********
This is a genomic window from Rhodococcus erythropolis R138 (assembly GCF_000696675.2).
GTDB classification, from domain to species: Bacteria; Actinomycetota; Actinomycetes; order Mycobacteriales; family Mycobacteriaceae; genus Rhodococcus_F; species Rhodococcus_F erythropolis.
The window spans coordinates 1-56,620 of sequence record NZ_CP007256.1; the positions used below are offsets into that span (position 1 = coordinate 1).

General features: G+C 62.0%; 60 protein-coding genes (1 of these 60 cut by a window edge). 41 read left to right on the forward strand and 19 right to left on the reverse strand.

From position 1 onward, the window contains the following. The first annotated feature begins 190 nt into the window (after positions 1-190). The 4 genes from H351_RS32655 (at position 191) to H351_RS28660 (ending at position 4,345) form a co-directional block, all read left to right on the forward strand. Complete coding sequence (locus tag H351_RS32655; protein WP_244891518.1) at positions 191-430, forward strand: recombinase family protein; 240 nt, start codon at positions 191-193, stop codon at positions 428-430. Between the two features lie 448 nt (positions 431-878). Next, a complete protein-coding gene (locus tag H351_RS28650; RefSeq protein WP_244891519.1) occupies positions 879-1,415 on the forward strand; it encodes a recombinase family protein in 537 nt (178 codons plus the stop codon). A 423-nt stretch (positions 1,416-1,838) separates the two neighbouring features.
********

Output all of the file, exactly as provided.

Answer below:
This is a genomic window from Rhodococcus erythropolis R138 (assembly GCF_000696675.2).
GTDB classification, from domain to species: Bacteria; Actinomycetota; Actinomycetes; order Mycobacteriales; family Mycobacteriaceae; genus Rhodococcus_F; species Rhodococcus_F erythropolis.
The window spans coordinates 1-56,620 of sequence record NZ_CP007256.1; the positions used below are offsets into that span (position 1 = coordinate 1).

General features: G+C 62.0%; 60 protein-coding genes (1 of these 60 cut by a window edge). 41 read left to right on the forward strand and 19 right to left on the reverse strand.

From position 1 onward, the window contains the following. The first annotated feature begins 190 nt into the window (after positions 1-190). The 4 genes from H351_RS32655 (at position 191) to H351_RS28660 (ending at position 4,345) form a co-directional block, all read left to right on the forward strand. Complete coding sequence (locus tag H351_RS32655; protein WP_244891518.1) at positions 191-430, forward strand: recombinase family protein; 240 nt, start codon at positions 191-193, stop codon at positions 428-430. Between the two features lie 448 nt (positions 431-878). Next, a complete protein-coding gene (locus tag H351_RS28650; RefSeq protein WP_244891519.1) occupies positions 879-1,415 on the forward strand; it encodes a recombinase family protein in 537 nt (178 codons plus the stop codon). A 423-nt stretch (positions 1,416-1,838) separates the two neighbouring features.